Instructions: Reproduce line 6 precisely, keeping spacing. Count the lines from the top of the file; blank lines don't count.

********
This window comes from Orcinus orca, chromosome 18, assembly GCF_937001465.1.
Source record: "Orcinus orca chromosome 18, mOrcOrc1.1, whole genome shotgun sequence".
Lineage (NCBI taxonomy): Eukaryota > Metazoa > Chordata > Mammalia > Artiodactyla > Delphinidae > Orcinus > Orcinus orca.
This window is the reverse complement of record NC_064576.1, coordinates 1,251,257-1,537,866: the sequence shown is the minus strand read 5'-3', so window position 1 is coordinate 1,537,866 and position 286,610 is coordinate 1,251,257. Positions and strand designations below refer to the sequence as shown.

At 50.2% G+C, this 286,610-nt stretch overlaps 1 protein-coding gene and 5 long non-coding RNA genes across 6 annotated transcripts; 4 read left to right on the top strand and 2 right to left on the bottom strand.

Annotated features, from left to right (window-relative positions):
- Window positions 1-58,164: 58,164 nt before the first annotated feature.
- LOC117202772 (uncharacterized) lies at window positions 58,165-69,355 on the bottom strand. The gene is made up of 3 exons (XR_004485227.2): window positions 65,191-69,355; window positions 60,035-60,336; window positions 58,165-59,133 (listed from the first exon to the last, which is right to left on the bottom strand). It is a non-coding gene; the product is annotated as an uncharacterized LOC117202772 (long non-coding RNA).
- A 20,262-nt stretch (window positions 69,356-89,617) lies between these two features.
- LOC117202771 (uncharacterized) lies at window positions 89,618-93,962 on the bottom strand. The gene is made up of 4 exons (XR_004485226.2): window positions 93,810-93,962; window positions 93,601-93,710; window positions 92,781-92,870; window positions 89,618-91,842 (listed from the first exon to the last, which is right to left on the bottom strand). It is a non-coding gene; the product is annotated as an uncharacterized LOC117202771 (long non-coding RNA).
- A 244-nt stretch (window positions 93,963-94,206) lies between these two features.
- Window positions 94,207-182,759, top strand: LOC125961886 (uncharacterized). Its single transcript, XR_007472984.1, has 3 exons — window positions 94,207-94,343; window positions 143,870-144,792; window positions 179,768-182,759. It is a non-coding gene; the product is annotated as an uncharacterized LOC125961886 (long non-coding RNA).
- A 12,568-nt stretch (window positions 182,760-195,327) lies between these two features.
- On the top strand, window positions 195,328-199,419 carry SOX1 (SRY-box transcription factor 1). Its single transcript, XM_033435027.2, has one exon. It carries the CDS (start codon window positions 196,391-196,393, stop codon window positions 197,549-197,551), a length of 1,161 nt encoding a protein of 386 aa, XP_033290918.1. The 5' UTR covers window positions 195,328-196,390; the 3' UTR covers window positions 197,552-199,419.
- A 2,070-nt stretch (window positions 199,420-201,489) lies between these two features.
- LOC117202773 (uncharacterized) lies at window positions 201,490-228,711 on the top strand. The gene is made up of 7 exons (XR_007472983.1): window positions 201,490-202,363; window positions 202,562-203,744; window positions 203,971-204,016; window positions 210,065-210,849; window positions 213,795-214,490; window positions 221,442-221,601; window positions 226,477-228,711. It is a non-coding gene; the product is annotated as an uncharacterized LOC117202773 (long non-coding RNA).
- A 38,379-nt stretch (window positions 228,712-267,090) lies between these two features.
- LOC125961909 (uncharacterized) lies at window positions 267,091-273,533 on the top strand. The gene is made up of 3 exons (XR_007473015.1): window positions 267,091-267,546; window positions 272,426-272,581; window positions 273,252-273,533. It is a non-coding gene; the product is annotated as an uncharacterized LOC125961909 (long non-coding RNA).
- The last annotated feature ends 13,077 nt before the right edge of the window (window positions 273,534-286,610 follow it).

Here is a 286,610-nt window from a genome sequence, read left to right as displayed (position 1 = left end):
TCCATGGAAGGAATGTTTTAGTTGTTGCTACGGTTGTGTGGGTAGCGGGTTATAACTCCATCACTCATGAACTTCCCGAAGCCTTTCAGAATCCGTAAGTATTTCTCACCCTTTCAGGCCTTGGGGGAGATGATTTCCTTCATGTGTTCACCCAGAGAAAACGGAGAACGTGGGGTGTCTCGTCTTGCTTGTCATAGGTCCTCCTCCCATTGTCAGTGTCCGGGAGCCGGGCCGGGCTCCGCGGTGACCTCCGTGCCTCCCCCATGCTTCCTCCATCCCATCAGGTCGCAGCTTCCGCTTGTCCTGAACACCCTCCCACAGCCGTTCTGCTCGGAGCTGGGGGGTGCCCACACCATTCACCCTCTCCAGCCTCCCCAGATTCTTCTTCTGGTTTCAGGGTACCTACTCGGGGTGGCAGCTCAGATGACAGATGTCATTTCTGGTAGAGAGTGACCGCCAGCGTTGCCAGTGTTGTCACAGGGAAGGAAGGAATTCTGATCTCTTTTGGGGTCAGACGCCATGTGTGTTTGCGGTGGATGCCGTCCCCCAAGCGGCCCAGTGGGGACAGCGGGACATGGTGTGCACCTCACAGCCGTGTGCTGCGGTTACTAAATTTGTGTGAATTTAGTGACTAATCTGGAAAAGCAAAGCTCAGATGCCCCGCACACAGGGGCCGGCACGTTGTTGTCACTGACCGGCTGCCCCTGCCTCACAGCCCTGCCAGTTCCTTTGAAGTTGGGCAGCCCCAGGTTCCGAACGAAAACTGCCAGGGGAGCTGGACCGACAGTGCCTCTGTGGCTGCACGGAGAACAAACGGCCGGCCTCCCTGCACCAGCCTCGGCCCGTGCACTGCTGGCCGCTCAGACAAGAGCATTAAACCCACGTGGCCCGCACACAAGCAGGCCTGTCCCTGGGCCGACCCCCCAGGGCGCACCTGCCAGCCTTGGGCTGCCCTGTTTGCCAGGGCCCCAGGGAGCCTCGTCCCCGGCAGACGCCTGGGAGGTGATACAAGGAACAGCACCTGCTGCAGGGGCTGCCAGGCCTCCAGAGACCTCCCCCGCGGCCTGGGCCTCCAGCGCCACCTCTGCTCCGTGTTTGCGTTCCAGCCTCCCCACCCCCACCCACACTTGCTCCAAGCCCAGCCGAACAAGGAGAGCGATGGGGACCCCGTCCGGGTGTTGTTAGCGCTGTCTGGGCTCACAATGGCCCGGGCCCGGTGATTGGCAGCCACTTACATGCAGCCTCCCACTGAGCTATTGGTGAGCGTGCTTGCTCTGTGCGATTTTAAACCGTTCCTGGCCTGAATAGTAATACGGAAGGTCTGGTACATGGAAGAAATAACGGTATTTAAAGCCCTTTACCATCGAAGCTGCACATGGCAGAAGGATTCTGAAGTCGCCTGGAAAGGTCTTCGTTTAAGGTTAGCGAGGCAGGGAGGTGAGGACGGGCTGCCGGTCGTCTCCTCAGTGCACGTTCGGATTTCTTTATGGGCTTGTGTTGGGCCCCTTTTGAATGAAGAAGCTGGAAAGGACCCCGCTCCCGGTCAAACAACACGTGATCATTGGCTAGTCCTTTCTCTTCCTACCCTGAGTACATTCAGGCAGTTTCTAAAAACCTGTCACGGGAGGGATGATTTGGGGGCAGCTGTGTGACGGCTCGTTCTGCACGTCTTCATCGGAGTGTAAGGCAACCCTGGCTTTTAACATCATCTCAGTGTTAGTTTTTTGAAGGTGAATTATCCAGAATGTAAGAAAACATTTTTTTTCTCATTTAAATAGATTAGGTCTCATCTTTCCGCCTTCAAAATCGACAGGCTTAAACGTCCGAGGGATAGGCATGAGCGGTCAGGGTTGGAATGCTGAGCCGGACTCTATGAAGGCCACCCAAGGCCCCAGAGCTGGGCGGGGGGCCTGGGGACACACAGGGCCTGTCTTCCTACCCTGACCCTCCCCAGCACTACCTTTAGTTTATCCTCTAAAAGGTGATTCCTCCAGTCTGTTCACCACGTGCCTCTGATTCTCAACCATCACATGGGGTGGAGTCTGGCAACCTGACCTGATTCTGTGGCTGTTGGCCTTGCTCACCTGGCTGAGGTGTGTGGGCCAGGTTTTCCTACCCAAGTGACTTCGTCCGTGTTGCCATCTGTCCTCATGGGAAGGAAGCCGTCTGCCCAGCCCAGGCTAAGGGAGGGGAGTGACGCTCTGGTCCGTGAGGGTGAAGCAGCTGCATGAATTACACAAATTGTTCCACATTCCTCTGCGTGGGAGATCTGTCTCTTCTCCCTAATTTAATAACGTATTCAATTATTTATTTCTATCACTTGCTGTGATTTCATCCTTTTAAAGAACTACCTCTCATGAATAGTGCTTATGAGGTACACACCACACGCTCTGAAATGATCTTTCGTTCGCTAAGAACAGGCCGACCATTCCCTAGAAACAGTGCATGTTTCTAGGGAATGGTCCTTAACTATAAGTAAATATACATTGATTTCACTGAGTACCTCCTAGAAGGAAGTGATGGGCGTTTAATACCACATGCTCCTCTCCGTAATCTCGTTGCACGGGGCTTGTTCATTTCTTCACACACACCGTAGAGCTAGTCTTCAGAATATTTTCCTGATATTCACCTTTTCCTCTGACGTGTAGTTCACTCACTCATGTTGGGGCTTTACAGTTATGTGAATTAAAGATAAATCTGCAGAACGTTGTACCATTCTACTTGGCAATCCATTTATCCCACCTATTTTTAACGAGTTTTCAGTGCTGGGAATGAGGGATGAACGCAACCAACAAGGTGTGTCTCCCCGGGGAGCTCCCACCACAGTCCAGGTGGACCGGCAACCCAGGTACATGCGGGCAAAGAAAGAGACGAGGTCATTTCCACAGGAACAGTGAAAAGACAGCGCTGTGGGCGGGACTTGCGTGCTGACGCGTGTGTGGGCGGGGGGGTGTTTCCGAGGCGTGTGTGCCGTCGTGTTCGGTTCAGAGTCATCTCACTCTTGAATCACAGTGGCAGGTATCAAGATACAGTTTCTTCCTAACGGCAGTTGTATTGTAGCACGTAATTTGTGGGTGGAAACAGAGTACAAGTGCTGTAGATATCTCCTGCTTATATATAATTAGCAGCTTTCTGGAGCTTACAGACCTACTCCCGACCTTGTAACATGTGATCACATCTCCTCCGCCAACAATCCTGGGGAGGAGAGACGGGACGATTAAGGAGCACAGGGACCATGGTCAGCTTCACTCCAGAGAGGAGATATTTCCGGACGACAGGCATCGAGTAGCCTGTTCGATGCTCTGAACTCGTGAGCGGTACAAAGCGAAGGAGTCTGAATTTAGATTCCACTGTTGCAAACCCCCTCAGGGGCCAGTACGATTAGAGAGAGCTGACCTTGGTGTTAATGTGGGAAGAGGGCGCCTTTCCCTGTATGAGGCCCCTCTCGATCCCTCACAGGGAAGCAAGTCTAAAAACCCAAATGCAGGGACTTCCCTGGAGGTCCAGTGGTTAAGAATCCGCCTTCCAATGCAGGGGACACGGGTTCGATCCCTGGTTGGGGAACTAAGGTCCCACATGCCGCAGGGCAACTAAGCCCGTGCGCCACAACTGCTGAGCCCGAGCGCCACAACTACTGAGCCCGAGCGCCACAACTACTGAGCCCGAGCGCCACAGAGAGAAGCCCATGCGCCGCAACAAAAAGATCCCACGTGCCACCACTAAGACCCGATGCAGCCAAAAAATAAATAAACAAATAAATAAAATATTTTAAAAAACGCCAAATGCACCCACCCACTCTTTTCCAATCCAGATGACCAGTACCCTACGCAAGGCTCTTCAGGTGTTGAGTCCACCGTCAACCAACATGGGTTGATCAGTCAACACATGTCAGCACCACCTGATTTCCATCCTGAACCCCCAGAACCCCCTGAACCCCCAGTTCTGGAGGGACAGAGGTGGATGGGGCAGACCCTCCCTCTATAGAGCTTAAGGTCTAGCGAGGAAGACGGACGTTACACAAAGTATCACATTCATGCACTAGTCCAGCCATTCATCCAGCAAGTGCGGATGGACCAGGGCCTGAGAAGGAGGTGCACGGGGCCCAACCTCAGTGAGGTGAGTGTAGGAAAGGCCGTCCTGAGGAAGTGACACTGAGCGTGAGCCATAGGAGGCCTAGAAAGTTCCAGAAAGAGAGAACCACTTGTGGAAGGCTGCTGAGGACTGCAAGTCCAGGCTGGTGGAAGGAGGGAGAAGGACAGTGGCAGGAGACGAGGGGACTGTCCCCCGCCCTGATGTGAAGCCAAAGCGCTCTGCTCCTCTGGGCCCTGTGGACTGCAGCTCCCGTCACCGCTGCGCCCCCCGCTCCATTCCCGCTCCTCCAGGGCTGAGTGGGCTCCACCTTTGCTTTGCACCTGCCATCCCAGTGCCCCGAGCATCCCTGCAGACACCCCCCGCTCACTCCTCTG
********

Annotated features, from left to right (window-relative positions):